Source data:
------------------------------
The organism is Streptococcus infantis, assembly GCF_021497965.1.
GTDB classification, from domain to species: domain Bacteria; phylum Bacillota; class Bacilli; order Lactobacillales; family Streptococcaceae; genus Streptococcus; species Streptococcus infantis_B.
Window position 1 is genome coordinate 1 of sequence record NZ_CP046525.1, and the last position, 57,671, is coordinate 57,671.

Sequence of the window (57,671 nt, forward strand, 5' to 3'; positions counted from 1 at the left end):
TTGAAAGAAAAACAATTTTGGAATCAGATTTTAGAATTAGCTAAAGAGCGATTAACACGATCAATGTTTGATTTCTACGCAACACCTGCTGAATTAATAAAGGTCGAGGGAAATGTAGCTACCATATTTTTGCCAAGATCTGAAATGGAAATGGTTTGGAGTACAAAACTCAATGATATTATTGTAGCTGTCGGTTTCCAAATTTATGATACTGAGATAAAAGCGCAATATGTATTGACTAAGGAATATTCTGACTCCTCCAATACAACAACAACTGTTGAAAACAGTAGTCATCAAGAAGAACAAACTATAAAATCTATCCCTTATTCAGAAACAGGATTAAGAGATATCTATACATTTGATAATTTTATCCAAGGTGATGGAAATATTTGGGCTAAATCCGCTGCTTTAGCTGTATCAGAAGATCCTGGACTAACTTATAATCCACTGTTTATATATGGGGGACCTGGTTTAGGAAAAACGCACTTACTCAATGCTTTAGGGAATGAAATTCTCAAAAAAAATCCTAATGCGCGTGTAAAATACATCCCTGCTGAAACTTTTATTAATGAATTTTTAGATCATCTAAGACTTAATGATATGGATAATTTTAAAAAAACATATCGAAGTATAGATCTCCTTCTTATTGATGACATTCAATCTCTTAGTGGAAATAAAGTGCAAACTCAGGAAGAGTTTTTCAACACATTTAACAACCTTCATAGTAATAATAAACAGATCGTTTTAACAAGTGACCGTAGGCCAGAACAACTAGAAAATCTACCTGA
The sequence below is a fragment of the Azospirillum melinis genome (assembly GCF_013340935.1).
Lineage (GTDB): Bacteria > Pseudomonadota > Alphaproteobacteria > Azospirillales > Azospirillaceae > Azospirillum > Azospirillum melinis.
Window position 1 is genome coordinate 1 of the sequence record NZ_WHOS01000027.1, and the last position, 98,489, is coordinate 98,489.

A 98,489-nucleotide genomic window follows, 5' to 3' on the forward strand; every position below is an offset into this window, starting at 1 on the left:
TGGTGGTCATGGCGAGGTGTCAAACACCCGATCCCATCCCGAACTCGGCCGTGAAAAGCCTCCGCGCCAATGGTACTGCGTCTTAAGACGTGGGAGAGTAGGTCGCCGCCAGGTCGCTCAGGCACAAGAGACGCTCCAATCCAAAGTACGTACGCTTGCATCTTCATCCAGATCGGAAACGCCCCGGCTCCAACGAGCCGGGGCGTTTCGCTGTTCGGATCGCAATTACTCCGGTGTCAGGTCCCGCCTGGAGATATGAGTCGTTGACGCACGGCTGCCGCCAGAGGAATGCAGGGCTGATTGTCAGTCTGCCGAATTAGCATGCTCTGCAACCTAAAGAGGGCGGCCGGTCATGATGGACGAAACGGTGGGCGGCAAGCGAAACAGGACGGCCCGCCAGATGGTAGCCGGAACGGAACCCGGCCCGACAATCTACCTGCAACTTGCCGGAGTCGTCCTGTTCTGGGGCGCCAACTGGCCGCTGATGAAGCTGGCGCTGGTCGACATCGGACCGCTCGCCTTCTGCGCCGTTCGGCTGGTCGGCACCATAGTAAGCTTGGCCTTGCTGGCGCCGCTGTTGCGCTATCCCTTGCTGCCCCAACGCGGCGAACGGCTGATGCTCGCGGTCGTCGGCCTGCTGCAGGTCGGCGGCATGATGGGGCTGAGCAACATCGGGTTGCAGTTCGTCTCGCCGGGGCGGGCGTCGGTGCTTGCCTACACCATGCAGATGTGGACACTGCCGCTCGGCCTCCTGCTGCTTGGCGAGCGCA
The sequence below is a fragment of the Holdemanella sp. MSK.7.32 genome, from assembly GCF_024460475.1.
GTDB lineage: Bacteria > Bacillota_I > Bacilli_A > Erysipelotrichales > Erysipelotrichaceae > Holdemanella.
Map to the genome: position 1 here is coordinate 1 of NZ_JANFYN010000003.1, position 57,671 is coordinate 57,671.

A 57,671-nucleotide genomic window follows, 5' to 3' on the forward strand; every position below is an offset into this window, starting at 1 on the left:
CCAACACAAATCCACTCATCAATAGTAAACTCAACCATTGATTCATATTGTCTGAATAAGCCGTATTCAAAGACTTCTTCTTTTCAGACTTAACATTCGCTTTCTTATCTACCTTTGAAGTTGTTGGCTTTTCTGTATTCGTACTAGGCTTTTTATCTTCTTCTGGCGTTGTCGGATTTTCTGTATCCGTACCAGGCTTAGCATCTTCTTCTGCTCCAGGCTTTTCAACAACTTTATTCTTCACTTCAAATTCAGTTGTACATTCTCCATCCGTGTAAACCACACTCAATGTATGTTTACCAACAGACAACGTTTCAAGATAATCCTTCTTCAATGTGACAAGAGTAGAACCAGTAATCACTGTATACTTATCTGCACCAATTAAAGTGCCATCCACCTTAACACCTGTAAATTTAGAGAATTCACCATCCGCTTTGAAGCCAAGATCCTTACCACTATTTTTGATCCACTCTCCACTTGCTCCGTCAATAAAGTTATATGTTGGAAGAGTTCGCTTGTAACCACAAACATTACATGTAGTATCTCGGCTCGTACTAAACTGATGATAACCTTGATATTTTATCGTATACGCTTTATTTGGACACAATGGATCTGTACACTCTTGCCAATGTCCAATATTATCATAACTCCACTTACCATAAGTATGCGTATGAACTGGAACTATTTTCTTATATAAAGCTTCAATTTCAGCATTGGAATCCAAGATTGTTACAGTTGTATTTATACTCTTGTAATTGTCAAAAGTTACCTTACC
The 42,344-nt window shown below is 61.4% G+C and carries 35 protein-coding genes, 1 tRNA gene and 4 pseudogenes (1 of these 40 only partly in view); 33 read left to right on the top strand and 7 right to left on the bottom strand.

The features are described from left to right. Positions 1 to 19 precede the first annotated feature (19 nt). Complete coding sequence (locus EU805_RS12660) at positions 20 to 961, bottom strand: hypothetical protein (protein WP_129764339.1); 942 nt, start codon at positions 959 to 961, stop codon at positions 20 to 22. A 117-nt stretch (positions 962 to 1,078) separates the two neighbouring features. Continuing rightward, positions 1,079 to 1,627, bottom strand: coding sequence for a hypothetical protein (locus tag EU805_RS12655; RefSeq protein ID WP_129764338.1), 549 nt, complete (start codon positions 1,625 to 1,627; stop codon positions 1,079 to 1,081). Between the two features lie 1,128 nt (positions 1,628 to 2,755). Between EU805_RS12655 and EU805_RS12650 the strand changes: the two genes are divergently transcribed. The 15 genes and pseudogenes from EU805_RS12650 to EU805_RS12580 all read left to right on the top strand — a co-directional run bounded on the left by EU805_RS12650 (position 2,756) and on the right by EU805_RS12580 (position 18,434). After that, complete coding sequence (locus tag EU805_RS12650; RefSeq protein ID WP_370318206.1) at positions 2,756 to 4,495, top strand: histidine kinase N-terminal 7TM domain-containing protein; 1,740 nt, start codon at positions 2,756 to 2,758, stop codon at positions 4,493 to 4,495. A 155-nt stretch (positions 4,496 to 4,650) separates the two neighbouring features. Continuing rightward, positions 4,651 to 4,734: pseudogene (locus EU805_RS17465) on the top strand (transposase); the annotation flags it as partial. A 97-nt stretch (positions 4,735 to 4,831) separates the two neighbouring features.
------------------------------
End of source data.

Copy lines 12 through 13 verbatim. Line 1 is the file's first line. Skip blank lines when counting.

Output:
GTDB lineage: Bacteria > Bacillota_I > Bacilli_A > Erysipelotrichales > Erysipelotrichaceae > Holdemanella.
Map to the genome: position 1 here is coordinate 1 of NZ_JANFYN010000003.1, position 57,671 is coordinate 57,671.